From University of Sydney (AU) via EarthSky: “Space weather in Proxima’s vicinity dims hopes of habitable worlds”

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From University of Sydney (AU)




December 23, 2020
Paul Scott Anderson

Astronomers used radio waves to study conditions in the vicinity of Proxima Centauri, the nearest star to our sun. The results suggest Proxima’s 2 known planets are likely bathed in intense radiation from this star, casting doubt on the planets’ potential for life.

Centauris Alpha Beta Proxima, 27 February 2012. Skatebiker.

Artist’s concept of huge flares on Proxima Centauri, which unleash ionizing radiation. This radiation could be dangerous for any possible life on planets orbiting close to the star. Image via NASA/ ESA/ G. Bacon (STScI)/

This month, even as some astronomers are talking about a possible mystery radio signal from Proxima Centauri – a signal of interest to astronomers who search for intelligent life beyond Earth – other astronomers are talking about space weather in the vicinity of this star, which is the nearest star to our sun. Space weather in Proxima’s vicinity, they are saying, might make life on its planets difficult or even impossible.

What is space weather?

When we hear about weather, we might think of Earth – sun, clouds, rain, wind and so on – or we might think about conditions on other planets or moons that have atmospheres. Space weather isn’t about that. It’s a sort of “weather” that originates in stars, including our own sun, and that permeates the space near a star. Space weather consists of ionizing radiation released during flares on the sun, or other stars.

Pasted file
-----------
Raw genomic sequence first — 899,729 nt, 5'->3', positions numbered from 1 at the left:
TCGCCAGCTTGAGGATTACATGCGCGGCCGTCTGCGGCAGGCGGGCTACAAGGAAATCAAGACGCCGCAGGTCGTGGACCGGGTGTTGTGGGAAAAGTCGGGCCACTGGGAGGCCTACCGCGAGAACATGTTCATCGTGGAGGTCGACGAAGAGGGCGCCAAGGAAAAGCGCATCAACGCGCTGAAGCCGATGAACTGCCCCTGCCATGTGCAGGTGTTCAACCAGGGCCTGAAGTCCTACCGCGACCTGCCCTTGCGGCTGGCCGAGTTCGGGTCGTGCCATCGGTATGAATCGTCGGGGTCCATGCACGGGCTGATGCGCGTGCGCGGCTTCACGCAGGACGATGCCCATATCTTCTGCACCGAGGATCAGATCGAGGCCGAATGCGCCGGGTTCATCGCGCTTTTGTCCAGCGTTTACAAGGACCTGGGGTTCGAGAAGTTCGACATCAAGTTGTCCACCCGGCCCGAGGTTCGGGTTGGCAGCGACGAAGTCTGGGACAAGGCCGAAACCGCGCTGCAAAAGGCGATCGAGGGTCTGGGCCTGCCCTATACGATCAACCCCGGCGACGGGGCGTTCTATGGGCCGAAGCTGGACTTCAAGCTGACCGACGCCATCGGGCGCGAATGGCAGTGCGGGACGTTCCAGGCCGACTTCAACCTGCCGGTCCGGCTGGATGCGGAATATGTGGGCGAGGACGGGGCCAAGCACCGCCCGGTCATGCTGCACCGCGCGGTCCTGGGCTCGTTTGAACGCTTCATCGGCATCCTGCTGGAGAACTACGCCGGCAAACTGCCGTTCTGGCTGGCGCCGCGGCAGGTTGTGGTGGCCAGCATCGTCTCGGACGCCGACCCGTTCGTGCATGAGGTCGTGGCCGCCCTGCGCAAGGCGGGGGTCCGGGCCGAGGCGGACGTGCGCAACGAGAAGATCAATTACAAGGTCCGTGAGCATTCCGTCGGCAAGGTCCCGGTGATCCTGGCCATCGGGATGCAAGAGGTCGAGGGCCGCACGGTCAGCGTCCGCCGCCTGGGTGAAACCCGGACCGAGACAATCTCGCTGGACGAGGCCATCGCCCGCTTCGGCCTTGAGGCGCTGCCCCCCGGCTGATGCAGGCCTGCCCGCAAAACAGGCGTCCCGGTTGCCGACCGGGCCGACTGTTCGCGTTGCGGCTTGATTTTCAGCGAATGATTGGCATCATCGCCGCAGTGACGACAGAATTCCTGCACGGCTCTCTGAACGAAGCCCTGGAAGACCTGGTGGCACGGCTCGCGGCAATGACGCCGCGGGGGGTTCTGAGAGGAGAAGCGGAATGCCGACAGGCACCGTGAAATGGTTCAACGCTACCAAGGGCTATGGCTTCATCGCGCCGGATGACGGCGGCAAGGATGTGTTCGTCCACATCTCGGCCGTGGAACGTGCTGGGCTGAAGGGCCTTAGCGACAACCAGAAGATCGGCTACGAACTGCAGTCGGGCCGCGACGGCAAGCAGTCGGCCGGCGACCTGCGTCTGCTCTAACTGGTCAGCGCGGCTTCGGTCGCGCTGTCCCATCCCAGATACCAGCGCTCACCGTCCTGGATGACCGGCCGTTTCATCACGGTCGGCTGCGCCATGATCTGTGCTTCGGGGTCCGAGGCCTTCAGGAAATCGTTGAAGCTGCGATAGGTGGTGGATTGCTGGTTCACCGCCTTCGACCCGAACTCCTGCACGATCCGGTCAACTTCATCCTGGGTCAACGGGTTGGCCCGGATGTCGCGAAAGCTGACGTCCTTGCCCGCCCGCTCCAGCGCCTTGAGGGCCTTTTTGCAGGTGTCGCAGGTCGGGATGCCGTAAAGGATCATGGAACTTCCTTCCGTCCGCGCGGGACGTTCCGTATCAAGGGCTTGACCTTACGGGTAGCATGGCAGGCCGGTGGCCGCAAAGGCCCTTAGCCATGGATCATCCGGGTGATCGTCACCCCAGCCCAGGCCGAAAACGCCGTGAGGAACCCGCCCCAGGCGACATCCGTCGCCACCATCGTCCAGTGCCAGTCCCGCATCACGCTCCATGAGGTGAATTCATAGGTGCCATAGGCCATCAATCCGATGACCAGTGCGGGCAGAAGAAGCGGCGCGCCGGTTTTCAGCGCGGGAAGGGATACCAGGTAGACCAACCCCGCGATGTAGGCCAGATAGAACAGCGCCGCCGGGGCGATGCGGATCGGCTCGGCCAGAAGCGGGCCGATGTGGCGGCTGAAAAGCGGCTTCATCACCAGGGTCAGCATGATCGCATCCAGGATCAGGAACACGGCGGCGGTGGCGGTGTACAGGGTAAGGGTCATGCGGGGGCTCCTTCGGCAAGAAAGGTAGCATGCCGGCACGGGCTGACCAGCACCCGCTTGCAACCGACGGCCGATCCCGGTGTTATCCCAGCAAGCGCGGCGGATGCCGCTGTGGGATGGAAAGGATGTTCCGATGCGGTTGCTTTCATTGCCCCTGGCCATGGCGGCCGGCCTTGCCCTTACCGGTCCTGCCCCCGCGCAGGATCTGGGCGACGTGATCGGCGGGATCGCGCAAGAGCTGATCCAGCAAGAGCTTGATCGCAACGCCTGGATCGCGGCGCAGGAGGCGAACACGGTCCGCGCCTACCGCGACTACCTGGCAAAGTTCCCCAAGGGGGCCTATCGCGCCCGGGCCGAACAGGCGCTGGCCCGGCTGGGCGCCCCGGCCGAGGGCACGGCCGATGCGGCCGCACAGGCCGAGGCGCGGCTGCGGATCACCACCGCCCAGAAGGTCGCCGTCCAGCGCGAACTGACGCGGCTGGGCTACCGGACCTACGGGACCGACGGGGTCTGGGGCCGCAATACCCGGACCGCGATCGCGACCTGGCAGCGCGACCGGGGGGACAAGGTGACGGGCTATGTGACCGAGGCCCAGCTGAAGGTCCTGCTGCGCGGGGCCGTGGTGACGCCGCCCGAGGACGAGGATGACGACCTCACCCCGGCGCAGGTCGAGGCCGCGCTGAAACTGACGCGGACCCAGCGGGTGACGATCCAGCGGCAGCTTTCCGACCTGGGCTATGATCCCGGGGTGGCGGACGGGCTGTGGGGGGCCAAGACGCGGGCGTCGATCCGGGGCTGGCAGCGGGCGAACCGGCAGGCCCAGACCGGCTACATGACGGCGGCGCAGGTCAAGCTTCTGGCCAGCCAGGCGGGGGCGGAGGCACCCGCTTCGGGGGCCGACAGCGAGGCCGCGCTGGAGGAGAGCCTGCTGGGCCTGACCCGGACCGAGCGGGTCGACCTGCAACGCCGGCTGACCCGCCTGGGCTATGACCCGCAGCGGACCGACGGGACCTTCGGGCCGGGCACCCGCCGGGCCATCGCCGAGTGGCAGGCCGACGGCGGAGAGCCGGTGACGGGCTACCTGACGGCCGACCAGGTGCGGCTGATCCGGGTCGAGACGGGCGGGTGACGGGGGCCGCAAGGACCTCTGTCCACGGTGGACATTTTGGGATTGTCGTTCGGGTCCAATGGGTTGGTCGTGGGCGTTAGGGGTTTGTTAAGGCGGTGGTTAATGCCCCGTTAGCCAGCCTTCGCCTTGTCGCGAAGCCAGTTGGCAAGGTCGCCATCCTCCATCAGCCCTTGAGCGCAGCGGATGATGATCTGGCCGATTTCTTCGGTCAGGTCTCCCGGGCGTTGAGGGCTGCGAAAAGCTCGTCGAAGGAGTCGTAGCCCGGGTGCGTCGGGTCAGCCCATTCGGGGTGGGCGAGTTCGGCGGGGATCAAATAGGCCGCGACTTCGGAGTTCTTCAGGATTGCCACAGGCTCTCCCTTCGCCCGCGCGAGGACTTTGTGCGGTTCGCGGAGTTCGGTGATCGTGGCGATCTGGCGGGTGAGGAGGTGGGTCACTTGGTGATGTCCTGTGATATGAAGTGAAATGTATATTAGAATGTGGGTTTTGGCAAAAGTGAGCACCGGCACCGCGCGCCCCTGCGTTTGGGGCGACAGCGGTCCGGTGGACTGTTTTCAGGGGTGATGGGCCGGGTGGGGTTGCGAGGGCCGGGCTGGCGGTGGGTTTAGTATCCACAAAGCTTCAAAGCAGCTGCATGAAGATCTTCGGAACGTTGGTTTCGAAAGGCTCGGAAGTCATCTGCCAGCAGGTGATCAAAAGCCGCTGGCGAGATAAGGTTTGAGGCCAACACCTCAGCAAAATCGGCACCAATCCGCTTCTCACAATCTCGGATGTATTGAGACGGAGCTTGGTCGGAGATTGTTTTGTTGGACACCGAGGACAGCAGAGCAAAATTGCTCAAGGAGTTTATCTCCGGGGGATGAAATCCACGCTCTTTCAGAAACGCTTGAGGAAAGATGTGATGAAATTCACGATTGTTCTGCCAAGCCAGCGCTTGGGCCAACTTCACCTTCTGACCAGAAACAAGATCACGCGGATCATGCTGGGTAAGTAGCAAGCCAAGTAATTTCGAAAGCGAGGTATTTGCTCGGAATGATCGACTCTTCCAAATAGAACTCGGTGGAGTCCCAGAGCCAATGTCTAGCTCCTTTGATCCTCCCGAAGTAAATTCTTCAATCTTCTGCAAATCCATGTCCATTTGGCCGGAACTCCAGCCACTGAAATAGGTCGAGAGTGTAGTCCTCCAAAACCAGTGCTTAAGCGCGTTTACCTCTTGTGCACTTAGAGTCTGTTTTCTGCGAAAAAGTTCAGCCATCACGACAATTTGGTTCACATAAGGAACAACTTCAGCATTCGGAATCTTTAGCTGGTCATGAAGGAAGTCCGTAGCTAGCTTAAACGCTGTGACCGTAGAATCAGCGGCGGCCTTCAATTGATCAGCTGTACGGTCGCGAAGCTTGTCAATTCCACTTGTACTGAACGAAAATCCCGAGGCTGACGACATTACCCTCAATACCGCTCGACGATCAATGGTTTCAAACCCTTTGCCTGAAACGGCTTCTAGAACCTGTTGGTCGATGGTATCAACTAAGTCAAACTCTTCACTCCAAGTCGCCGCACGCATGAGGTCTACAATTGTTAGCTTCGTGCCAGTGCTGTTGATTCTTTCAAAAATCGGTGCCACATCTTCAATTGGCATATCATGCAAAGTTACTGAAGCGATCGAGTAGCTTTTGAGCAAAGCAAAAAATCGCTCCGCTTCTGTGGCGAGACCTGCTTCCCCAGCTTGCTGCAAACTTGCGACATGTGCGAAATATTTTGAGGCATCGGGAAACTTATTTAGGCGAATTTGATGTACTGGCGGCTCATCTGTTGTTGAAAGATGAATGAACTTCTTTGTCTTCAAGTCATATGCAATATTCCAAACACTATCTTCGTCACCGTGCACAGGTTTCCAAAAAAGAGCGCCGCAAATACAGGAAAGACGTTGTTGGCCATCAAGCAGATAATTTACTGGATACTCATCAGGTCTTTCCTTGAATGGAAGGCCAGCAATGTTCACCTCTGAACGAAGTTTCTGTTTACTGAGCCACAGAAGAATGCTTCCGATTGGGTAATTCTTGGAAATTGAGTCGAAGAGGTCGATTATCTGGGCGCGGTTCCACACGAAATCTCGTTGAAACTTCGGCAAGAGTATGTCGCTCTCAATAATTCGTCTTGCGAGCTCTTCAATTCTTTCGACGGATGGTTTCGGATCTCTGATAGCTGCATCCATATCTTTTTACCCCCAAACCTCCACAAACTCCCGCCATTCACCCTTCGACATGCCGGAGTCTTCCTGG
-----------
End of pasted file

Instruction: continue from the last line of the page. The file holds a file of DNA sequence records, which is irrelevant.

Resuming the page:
Space weather. Credit: NASA.

The radiation can be deadly for any life forms that may exist on distant planets. That’s especially true, astronomers say, for red dwarf stars, which have more frequent flares than our sun. Red dwarf stars can be very volatile. Proxima Centauri is a red dwarf star.

Astronomers at the University of Sydney in Australia announced the new study on December 10, 2020. These researchers used radio waves to detect and probe the space weather in Proxima’s vicinity. Our sun’s nearest neighbor at only 4.2 light-years away, Proxima is known to have at least two planets orbiting it. One, Proxima Centauri b, is almost the same mass as Earth and the other, Proxima Centauri c, is about seven times more massive. Proxima Centauri b also orbits within its stars’ habitable zone, where temperatures might allow liquid water to exist on planet’s surface. Sounds promising, right? But the new findings about flares on stars like Proxima suggests a grim prospect for life on the planets in this system.

The researchers published their peer-reviewed findings in The Astronomical Journal on December 9.

These astronomers worked with CSIRO’s Australian Square Kilometre Array Pathfinder (ASKAP) telescope in Western Australia and the Zadko Telescope at the University of Western Australia, as well as other instruments. Tara Murphy of the University of Sydney helped lead the study.

Australian Square Kilometre Array Pathfinder (ASKAP) is a radio telescope array located at Murchison Radio-astronomy Observatory (MRO) in the Australian Mid West. ASKAP consists of 36 identical parabolic antennas, each 12 metres in diameter, working together as a single instrument with a total collecting area of approximately 4,000 square metres.

The Zadko telescope is used by staff at the University of Western Australia and scientists in France. Credit: ABC Radio Perth: Emma Wynne.

See the full article here .


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